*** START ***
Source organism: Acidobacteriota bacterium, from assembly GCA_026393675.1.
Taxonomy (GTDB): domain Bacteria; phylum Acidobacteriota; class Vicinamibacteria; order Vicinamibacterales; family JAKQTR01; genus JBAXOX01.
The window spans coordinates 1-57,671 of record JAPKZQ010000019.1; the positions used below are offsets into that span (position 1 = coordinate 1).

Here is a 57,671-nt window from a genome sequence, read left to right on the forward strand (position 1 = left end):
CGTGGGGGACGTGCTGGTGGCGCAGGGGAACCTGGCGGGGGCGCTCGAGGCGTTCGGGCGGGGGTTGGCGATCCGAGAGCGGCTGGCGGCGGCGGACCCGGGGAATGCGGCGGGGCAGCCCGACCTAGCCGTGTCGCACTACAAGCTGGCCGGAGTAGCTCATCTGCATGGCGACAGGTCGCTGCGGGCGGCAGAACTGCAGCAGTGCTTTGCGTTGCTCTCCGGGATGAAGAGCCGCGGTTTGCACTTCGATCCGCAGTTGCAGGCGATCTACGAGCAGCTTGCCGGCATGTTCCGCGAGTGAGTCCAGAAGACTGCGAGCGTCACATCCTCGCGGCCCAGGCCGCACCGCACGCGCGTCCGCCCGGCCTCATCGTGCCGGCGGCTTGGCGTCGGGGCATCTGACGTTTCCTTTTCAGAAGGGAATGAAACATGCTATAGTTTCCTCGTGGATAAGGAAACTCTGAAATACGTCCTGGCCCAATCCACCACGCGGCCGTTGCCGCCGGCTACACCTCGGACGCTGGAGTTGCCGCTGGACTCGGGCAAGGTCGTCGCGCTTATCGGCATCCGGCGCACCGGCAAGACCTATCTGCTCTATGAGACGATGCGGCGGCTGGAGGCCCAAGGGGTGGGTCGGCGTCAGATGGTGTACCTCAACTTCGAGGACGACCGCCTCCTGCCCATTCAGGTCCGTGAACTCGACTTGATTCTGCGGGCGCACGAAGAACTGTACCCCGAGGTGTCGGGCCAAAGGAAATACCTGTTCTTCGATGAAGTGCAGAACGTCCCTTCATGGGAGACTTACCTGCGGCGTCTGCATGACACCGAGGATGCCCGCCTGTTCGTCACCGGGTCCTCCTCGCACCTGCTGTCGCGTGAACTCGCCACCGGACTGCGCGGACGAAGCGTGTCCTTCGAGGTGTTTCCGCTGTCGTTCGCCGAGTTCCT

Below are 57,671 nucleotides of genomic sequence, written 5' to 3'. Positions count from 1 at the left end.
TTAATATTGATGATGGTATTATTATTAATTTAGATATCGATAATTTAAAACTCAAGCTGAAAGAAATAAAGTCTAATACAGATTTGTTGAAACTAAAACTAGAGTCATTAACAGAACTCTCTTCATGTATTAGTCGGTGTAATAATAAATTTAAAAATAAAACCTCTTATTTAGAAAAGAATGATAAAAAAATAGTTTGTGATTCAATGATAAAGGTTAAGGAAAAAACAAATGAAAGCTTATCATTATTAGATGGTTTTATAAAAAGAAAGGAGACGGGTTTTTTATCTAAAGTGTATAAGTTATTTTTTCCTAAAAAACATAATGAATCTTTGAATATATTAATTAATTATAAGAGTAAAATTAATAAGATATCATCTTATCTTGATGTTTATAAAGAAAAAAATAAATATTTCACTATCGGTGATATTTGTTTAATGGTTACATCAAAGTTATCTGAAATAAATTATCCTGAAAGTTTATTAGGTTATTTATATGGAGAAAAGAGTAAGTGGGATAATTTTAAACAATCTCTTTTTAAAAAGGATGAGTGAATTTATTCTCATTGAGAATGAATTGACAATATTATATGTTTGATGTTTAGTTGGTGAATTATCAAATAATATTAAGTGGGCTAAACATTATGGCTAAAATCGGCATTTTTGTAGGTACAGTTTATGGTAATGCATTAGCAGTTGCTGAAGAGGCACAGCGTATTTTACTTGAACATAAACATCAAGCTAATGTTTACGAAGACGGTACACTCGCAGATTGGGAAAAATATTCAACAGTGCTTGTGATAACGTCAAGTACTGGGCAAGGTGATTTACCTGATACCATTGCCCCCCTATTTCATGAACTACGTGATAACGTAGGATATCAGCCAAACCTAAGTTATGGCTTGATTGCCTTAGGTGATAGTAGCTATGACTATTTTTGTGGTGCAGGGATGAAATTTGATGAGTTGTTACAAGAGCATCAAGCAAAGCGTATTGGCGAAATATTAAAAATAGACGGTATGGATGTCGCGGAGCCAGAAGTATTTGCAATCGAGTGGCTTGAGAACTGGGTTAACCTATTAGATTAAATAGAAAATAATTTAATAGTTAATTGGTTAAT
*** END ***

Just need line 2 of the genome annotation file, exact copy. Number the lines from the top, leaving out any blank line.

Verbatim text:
Taxonomy (GTDB): domain Bacteria; phylum Acidobacteriota; class Vicinamibacteria; order Vicinamibacterales; family JAKQTR01; genus JBAXOX01.